Study: Government’s anti-drug commercials make teenagers more curious about drugs
NEWS FROM THE LIBERTARIAN PARTY
WASHINGTON, DC — A new study has discovered that teenagers who watch anti-drug TV commercials become more “curious” about illegal drugs. So why, the Libertarian Party asked today, are taxpayers being forced to pay for those ads?
“According to this study, the government is spending $195 million a year of our money to tantalize teenagers about illegal drugs,” said Steve Dasbach, the party’s national director. “Shouldn’t Americans have a choice about whether we want to fund what is essentially a ‘Just Do It’ advertising campaign for drugs?”
In a study released earlier this year, two researchers found that teenagers who viewed anti-drug Public Service Announcements (PSAs) “were more curious about using illicit drugs” than participants who didn’t see the PSAs.
According to the authors of the study, assistant professor S. Shyam Sundar at Penn State University and doctoral student Carson Wagner at the University of Colorado (Boulder), students exposed to anti-drug PSAs desired more “experimental knowledge” about drugs, not just “knowledge about drug-related facts.”
And the study found the “mere mention” of illegal drugs in PSAs created an “everybody’s doing it” effect in teenagers — and caused them to “increase estimations” of the prevalence of drug use among their peers.
These findings come at a crucial time, since the federal government has sharply increased the amount of money it spends on anti-drug commercials. Currently, the White House Office of National Drug Control Policy and the Partnership for a Drug-Free America spend about $195 million of taxpayers’ money to broadcast anti-drug PSAs.
Wouldn’t it be tragic then, asked Dasbach, if that $195 million is making America’s drug problem worse?
“According to this study, the government is effectively acting as a tax-funded advertising agency for drug pushers,” he said. “And, unfortunately, there’s nothing you can do about it. If a private anti-drug organization was running these ads, you could threaten to withhold your contributions. With the government, you don’t have that option — even if politicians use your money to glamorize drugs to teenagers.”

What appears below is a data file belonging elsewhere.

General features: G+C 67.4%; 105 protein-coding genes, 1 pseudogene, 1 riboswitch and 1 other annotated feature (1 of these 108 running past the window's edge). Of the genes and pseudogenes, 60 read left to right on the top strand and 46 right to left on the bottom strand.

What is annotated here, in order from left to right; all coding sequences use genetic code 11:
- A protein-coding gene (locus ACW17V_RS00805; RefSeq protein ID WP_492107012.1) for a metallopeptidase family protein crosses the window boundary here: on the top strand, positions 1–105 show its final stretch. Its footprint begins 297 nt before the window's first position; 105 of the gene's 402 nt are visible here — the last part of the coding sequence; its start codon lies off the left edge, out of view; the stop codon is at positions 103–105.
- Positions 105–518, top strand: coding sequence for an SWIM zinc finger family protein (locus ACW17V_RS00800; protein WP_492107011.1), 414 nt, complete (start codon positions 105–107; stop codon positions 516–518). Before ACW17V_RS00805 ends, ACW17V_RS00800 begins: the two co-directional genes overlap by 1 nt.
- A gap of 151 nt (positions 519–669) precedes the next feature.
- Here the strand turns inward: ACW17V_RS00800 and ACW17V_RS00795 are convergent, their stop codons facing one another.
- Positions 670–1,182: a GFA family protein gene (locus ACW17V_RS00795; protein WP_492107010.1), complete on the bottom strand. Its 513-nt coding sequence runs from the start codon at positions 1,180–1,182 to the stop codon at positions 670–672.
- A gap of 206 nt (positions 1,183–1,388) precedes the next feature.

|“One concerned parent is more effective than $195 million in government-funded advertising,”|
But if government anti-drug television ads don’t work, what does?
Parents, said Dasbach. According to another recent study, children who are warned about the potential dangers of drugs by their parents are 36% less likely to use marijuana than children whose parents don’t discuss the issue, and 56% less likely to use cocaine.
“One concerned parent is more effective than $195 million in government-funded advertising,” noted Dasbach. “Given that information, what is the real solution to the problem of drugs — the government or parents?”
Interestingly, even the government has figured out the answer to that question, he said. A new government-funded newspaper advertisement states: “The most effective deterrent to drug use among kids isn’t the police, or prison, or politicians. [It] is their parents.”
That’s an astonishing revelation from the government, said Dasbach.
“Let’s see: The government admits police and prison are not an effective deterrent. Does that mean politicians will promise to stop arresting 700,000 people a year for marijuana crimes? And the government admits politicians are not an effective deterrent. Does that mean we’ll get back the $195 million they wasted on anti-drug advertisements?” he asked.
If not, it proves one thing, said Dasbach: “Not even the government pays attention to its anti-drug ads. So why should we expect teenagers to do so?”